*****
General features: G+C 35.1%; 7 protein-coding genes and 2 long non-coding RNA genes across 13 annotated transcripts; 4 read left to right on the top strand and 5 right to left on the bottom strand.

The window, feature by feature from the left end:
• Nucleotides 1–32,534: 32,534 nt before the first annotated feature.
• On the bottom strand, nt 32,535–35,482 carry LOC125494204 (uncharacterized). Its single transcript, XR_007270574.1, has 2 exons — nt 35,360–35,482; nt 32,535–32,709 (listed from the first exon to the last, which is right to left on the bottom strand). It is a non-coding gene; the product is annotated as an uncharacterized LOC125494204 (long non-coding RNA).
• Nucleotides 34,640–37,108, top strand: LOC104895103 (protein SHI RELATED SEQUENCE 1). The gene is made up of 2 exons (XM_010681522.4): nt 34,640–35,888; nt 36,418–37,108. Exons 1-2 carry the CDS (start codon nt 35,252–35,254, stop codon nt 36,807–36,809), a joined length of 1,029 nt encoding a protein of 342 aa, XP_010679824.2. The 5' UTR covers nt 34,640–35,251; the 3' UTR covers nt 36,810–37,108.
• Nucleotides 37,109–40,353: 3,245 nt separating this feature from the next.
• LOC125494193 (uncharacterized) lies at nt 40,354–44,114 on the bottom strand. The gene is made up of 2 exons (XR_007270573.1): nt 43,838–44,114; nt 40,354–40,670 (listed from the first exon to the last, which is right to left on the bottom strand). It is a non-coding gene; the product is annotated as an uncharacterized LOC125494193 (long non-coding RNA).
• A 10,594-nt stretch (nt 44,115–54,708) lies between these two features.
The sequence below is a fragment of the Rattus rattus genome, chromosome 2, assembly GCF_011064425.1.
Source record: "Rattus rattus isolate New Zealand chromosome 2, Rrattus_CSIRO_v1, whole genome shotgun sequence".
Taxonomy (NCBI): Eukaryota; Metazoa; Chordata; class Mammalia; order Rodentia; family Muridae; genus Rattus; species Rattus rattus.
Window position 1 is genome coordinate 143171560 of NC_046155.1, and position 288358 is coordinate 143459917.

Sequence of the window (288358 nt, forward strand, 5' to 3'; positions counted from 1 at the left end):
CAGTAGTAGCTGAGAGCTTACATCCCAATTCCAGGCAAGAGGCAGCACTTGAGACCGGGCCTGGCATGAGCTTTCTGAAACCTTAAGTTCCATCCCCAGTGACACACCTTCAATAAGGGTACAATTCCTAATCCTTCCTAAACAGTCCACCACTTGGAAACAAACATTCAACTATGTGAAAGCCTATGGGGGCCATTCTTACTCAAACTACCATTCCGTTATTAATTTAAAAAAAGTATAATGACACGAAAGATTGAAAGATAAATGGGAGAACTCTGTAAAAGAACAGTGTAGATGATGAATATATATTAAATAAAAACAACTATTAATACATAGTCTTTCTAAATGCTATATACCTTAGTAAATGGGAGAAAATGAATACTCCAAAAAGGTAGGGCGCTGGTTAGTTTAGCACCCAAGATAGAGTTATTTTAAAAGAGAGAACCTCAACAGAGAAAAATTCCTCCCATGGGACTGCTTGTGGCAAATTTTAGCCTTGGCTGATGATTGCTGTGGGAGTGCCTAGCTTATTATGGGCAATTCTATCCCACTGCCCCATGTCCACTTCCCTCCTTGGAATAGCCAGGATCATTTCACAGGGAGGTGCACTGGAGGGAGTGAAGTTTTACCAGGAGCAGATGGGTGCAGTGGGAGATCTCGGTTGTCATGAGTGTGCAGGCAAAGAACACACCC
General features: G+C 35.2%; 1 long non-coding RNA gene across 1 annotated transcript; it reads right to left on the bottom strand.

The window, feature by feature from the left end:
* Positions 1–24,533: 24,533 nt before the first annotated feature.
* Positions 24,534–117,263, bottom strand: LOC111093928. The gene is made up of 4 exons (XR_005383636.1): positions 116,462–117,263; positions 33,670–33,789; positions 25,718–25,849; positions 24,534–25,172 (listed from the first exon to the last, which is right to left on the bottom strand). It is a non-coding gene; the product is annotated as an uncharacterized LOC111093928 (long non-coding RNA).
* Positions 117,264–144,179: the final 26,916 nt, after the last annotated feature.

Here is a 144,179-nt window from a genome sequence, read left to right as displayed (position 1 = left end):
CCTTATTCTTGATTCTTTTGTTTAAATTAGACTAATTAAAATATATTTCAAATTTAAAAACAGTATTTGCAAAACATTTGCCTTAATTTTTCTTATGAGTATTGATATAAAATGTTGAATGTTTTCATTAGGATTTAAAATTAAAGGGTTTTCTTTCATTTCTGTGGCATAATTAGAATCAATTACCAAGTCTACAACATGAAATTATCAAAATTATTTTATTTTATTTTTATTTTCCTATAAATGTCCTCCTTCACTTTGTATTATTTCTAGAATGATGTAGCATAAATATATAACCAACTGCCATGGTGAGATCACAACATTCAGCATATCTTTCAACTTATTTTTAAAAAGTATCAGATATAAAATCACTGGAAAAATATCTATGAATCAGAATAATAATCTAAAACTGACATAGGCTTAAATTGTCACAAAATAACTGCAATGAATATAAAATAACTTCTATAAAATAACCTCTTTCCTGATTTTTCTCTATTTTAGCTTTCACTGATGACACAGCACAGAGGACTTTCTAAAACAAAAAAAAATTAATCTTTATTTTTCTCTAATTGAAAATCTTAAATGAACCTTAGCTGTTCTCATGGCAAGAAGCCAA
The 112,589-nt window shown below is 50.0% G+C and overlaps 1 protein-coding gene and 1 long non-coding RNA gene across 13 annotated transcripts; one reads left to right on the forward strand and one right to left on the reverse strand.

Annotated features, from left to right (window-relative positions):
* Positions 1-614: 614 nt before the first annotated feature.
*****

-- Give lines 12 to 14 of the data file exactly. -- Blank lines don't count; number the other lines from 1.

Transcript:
Window position 1 is genome coordinate 143171560 of NC_046155.1, and position 288358 is coordinate 143459917.

Sequence of the window (288358 nt, forward strand, 5' to 3'; positions counted from 1 at the left end):
CAGTAGTAGCTGAGAGCTTACATCCCAATTCCAGGCAAGAGGCAGCACTTGAGACCGGGCCTGGCATGAGCTTTCTGAAACCTTAAGTTCCATCCCCAGTGACACACCTTCAATAAGGGTACAATTCCTAATCCTTCCTAAACAGTCCACCACTTGGAAACAAACATTCAACTATGTGAAAGCCTATGGGGGCCATTCTTACTCAAACTACCATTCCGTTATTAATTTAAAAAAAGTATAATGACACGAAAGATTGAAAGATAAATGGGAGAACTCTGTAAAAGAACAGTGTAGATGATGAATATATATTAAATAAAAACAACTATTAATACATAGTCTTTCTAAATGCTATATACCTTAGTAAATGGGAGAAAATGAATACTCCAAAAAGGTAGGGCGCTGGTTAGTTTAGCACCCAAGATAGAGTTATTTTAAAAGAGAGAACCTCAACAGAGAAAAATTCCTCCCATGGGACTGCTTGTGGCAAATTTTAGCCTTGGCTGATGATTGCTGTGGGAGTGCCTAGCTTATTATGGGCAATTCTATCCCACTGCCCCATGTCCACTTCCCTCCTTGGAATAGCCAGGATCATTTCACAGGGAGGTGCACTGGAGGGAGTGAAGTTTTACCAGGAGCAGATGGGTGCAGTGGGAGATCTCGGTTGTCATGAGTGTGCAGGCAAAGAACACACCC